# Speed up a function using NumPy

I have a function written in Python 2.7 that I call several times in a program. This function is rather slow, and I'd like to rewrite it in NumPy. However, I don't know how to do it.

I basically have a canvas of width * height pixels, and I'm making something rather complicated inside. I'd like to know how to replace all the parts with:

for i in range(x):
do x[i]
...


by NumPy-style operations.

I know that I can start by making an array of zeros with np.zeros, but how can I implement the equations / operations in NumPy?

def Circular_cumsum_spot(width,height,centre,radius,spectrum,red_or_violet):
"""makes a "light spot" by cumsums
from the center to the periphery

width, height = size of canvas
x, y = center of the spot
radius = magnitude of the spot in pixels
spectrum = light source
red = to red, violet = to violet

returns a numpy array"""

x,y = centre[0], centre[1]

data = []
X = Y = Z = 0

for i in range(height):
for j in range(width):

cumsum = 0
X = Y = Z = 0
else:

if red_or_violet == "red":

for k in range(cumsum):

X += spectrum[k][0]
Y += spectrum[k][1]
Z += spectrum[k][2]

else:

for k in range(cumsum):

l = len(spectrum)-k-1

X += spectrum[l][0]
Y += spectrum[l][1]
Z += spectrum[l][2]

data += [(X,Y,Z)]
X = Y = Z = 0
data = np.array(data)

divisor = np.max(data[:,1])

if divisor == 0:
data = data
else:
data = np.divide(data, divisor)

return data
print "spot created is", red_or_violet

• Your code has a lot of loops at the Python level. With some hard work trying to convert the loops into ufunc numpy calls, you could probably achieve a few multiples faster. However, if you convert this code to Cython, and set types on your variables, you can realistically expect to get it around 150X faster (15000% faster). The loops should all be explicit Cython loops. – Caleb Hattingh Oct 14 '14 at 5:47
• That sounds great, how do I use Cython? I never heard of it, thanks – adrienlucca.wordpress.com Oct 14 '14 at 8:51
• docs.cython.org – Caleb Hattingh Oct 14 '14 at 21:39

don't know how to create the XYZ list within numpy, but some other parts can be converted to numpy (see below). Didn't test the code, but the help pages for those numpy functions should help you, in case this doesn't run ;) Instead of the double for-loop one can use np.nditer which might speed things up, but I haven't really used this much myself.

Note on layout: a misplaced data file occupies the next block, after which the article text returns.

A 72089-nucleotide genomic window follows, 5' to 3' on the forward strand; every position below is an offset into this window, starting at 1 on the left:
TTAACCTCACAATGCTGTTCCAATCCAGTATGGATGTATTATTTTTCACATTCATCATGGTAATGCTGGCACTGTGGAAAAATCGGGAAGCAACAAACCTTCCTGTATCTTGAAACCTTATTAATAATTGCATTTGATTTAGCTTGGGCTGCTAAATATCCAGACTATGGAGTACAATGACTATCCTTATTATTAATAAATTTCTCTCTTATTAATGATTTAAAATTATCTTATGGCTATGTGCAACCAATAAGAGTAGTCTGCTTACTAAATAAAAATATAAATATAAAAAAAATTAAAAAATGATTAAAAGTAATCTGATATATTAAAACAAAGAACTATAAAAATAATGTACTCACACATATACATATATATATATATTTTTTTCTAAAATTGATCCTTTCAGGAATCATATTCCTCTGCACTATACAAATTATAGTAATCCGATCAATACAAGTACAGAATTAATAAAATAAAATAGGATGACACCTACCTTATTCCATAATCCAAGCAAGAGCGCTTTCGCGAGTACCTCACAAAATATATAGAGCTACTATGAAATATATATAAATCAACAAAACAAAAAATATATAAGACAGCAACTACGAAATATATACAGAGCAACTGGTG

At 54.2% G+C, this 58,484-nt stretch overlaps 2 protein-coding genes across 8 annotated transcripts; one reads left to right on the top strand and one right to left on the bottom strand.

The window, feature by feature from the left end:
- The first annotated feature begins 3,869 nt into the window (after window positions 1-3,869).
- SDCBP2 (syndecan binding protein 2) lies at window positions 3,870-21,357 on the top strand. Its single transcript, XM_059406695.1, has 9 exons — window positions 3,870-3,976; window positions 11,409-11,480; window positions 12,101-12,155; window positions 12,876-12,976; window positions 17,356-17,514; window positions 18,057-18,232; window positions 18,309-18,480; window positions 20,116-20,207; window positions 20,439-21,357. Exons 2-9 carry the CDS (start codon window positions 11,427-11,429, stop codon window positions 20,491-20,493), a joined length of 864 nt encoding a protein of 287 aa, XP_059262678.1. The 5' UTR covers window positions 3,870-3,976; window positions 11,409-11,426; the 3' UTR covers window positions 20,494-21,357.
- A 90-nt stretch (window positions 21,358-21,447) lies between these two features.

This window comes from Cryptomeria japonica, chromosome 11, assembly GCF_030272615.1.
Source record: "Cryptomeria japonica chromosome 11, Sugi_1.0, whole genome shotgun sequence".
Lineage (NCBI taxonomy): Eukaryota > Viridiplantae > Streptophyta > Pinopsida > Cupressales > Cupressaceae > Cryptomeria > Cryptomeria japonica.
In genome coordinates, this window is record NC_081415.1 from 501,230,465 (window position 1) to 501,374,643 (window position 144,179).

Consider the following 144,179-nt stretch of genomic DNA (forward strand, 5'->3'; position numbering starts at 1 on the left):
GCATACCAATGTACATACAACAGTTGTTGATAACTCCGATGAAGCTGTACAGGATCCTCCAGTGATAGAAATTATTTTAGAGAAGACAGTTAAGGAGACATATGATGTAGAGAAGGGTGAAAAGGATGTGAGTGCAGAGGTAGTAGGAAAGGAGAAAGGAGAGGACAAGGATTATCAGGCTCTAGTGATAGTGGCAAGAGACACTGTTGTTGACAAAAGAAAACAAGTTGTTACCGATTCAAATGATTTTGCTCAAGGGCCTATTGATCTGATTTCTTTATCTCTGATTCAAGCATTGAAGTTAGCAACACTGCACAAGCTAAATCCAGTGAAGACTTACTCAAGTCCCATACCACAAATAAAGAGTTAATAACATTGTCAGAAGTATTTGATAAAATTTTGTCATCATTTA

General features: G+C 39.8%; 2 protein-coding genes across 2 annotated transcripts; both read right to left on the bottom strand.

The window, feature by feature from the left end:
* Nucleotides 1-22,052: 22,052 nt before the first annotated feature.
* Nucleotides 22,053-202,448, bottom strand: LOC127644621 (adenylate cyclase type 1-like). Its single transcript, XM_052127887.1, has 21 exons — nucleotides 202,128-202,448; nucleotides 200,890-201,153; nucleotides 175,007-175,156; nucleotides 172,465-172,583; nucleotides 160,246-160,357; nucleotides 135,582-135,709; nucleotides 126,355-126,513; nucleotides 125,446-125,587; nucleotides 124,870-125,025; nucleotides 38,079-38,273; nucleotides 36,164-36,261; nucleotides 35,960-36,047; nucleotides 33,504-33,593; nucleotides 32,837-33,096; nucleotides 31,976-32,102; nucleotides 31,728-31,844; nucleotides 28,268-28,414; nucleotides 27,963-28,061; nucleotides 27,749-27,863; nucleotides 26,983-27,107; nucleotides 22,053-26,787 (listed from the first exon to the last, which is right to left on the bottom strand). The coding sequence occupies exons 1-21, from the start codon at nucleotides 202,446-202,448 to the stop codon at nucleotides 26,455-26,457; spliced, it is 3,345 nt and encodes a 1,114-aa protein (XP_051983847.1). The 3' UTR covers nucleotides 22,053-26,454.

Otherwise, you want to remove for loops and just operate on the whole matrix or vector using numpy, e.g. calculate the distances in a single line instead of looping over it using two python loops. Using the axis=0 you can also remove the for loop for the spectrum variable.

def Circular_cumsum_spot(width,height,centre,radius,spectrum,red_or_violet):
"""makes a "light spot" by cumsums
from the center to the periphery

width, height = size of canvas
x, y = center of the spot
radius = magnitude of the spot in pixels
spectrum = light source
red = to red, violet = to violet

returns a numpy array"""

x,y = centre[0], centre[1]

data = []
X = Y = Z = 0

# calc an 2d array of distances
Xi, Yj = np.mgrid(0:height, 0:width)
distance = np.hypot(Xi-y, Yj-x)

# calculate all cumsum values
cumsum = np.zeros_like(distance)

# not sure, if this is already a numpy array
spectrum = np.array(spectrum)

for i in range(height):
for j in range(width):
X = Y = Z = 0
else:
if red_or_violet == "red":
X, Y, Z = np.sum(spectrum[:cumsum[i, j],:], axis=0)
else:
X, Y, Z = np.sum(spectrum[-cumsum[i, j]:,:], axis=0)
data += [(X,Y,Z)]
data = np.array(data)

divisor = data[:,1].max()

if divisor != 0:
data = data/divisor

return data
print "spot created is", red_or_violet

• Hi, thanks for the effort! There are many useful suggestions, even if the format is not what the CR site's expecting... I get a weird error though, cumsum[mask] = np.round((distance/radius)*len(spectrum)) returns: ValueError: boolean index array should have 1 dimension. I quite don't get what you did there, any idea? – adrienlucca.wordpress.com Dec 1 '14 at 16:23
• mask will be an array of the same length as distance. For each element in distance it will contain either true or false depending on the distance[i] < radius condition. By using cumsum[mask] you only set those values that have a true in the mask. I guess There was an extra ")" in the code above. Will fix it. Don't have time to test it though :( – Arun Dec 2 '14 at 6:02
• Hmm, did test a bit afterall and found some other problems... Edited the code a bit more. The problem you ran into was, because on the left side, I used the mask, and on the right side I used the full array, so the sizes of those arrays where different. At least that's my best guess ;) I think I also had x and y flipped when creating the distance array and there was probably an extra radius that shouldn't be there? – Arun Dec 2 '14 at 6:14